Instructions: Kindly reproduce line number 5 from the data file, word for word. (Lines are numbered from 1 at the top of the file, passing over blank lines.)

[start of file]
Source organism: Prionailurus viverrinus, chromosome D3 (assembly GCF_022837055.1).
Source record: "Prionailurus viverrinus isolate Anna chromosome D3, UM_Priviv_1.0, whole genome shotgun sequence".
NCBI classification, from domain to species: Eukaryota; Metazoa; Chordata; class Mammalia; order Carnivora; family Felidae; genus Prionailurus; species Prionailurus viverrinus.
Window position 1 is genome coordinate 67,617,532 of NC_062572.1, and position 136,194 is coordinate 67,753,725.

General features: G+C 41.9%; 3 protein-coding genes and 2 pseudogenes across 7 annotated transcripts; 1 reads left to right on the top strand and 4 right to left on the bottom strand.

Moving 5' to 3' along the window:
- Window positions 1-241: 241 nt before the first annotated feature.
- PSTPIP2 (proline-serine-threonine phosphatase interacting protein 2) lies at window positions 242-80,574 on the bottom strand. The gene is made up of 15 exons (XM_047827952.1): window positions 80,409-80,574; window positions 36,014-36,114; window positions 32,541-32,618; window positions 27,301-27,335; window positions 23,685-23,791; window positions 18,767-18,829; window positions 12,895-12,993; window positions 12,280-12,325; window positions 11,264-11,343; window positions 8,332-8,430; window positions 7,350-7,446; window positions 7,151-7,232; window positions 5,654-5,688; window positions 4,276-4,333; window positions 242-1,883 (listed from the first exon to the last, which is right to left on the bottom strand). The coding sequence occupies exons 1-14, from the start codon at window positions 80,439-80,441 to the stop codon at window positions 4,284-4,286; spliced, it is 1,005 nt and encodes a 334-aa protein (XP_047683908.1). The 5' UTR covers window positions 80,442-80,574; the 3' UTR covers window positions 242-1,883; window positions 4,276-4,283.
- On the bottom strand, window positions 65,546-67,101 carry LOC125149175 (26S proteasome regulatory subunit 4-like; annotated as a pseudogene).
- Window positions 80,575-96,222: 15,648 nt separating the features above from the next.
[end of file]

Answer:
General features: G+C 41.9%; 3 protein-coding genes and 2 pseudogenes across 7 annotated transcripts; 1 reads left to right on the top strand and 4 right to left on the bottom strand.